President Barack Obama’s administration said today it plans to spend a total $86 million on a pair of initiatives designed to advance two research programs he has championed during his term in office.

The administration said it will spend $70 million to fund more than 100 new grant awards through the Brain Research through Advancing Innovative Neurotechnologies (BRAIN) Initiative.

The new awards nearly double total White House spending on the BRAIN Initiative to more than $150 million for fiscal year 2016—an FY 2017 budget has yet to be adopted—and represents a doubling of the total number of awards made by the NIH under the effort.

The NIH said it is planning more than two dozen new grant funding opportunities for FY 2017—including proposals to produce a complete census of cells in the mouse brain, along with the data infrastructure needed to make that information readily available to researchers.

Since it was launched in April 2013, the BRAIN Initiative has generated a combined $1.5 billion in public and private spending, as well as the publishing of more than 125 academic papers detailing research funded through the effort.

The administration says active research programs related to BRAIN are being carried out by five federal agencies: the NIH, the FDA, the Defense Advanced Research Projects Agency (DARPA), the National Science Foundation, and Intelligence Advanced Research Projects Activity.

The White House also announced $16 million in additional spending on the Precision Medicine Initiative (PMI), designed to foster development of new and more effective patient-specific treatments for diseases.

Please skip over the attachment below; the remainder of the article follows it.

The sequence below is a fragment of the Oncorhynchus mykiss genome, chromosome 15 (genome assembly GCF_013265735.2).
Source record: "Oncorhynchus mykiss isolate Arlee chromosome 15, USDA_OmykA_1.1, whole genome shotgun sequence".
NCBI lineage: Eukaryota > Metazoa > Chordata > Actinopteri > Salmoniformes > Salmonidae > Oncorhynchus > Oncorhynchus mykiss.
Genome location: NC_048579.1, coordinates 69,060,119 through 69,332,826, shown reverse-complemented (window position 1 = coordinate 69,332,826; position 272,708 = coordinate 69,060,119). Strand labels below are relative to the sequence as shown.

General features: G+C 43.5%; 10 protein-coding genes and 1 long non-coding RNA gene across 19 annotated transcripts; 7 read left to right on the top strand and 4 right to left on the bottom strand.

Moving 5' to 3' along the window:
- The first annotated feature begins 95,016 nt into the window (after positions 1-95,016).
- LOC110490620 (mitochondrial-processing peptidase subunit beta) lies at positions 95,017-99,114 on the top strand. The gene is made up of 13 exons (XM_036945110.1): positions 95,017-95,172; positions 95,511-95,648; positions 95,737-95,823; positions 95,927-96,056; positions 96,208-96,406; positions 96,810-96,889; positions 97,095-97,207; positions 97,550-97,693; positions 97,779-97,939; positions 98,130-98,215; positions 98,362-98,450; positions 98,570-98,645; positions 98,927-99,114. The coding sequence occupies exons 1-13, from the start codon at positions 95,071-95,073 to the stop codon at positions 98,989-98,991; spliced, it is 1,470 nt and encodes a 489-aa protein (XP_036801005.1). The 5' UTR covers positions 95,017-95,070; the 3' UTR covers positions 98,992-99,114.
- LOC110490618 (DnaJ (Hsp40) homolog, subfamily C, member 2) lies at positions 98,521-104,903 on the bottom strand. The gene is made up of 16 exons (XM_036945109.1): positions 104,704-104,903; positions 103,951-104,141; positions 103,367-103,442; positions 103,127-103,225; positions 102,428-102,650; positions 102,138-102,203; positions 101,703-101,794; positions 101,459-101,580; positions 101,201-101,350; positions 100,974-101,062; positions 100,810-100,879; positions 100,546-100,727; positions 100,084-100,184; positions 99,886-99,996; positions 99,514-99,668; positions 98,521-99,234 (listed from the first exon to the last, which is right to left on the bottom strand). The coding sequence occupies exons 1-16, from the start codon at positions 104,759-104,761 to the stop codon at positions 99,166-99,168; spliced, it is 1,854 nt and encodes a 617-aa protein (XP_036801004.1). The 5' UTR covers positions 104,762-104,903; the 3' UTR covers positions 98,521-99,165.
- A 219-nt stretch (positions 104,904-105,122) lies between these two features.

A key component of PMI is a research cohort of 1 million-plus Americans from which to glean data—which the administration said has been renamed the “All of Us Research Program”—that is being developed by NIH with healthcare organizations, technology providers, patient and other community groups.

The NIH has selected four additional regional medical healthcare organizations, doubling the number that will enroll patients into the research cohort. The four are California Precision Medicine Consortium, Geisinger Health System, New England Precision Medicine Consortium, and Trans-American Consortium for the Health Care Systems Research Network.

The organizations will bring into the research program communities from Pennsylvania, New England, Minnesota, Michigan, Texas, and California, the White House said.

“These new partners will bring research expertise, increased geographic reach … and new methods of engaging hard-to-reach communities to the table,” the administration said in a statement.

“They will help to build a rich, secure database and set of tools that empower thousands of researchers—from citizen scientists to academics—to use this unprecedented repository of electronic health record, medication, survey, biospecimen, genomic, imaging, and wearable data to accelerate breakthroughs that will only be possible with a diverse population of volunteers.”

President Obama unveiled PMI in his 2015 State of the Union Address.

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